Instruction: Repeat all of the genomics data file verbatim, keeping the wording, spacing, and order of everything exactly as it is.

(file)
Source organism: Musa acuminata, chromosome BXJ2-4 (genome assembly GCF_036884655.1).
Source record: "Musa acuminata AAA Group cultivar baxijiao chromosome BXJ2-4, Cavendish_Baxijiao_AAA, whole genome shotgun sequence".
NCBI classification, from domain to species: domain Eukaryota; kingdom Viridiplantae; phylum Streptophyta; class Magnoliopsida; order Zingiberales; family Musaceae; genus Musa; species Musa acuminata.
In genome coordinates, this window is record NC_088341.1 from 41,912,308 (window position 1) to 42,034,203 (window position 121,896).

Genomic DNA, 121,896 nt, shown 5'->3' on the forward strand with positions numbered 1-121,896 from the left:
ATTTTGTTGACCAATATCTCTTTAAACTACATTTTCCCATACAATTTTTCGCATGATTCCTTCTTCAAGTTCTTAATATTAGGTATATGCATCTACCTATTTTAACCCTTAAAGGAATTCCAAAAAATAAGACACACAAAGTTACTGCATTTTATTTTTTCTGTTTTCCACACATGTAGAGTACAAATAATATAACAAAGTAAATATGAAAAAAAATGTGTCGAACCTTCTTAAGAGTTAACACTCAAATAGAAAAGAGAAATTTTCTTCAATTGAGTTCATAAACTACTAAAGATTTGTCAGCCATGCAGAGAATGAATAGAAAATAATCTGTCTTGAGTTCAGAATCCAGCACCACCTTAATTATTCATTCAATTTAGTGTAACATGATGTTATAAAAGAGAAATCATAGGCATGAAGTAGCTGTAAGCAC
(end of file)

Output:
Source organism: Musa acuminata, chromosome BXJ2-4 (genome assembly GCF_036884655.1).
Source record: "Musa acuminata AAA Group cultivar baxijiao chromosome BXJ2-4, Cavendish_Baxijiao_AAA, whole genome shotgun sequence".
NCBI classification, from domain to species: domain Eukaryota; kingdom Viridiplantae; phylum Streptophyta; class Magnoliopsida; order Zingiberales; family Musaceae; genus Musa; species Musa acuminata.
In genome coordinates, this window is record NC_088341.1 from 41,912,308 (window position 1) to 42,034,203 (window position 121,896).

Genomic DNA, 121,896 nt, shown 5'->3' on the forward strand with positions numbered 1-121,896 from the left:
ATTTTGTTGACCAATATCTCTTTAAACTACATTTTCCCATACAATTTTTCGCATGATTCCTTCTTCAAGTTCTTAATATTAGGTATATGCATCTACCTATTTTAACCCTTAAAGGAATTCCAAAAAATAAGACACACAAAGTTACTGCATTTTATTTTTTCTGTTTTCCACACATGTAGAGTACAAATAATATAACAAAGTAAATATGAAAAAAAATGTGTCGAACCTTCTTAAGAGTTAACACTCAAATAGAAAAGAGAAATTTTCTTCAATTGAGTTCATAAACTACTAAAGATTTGTCAGCCATGCAGAGAATGAATAGAAAATAATCTGTCTTGAGTTCAGAATCCAGCACCACCTTAATTATTCATTCAATTTAGTGTAACATGATGTTATAAAAGAGAAATCATAGGCATGAAGTAGCTGTAAGCAC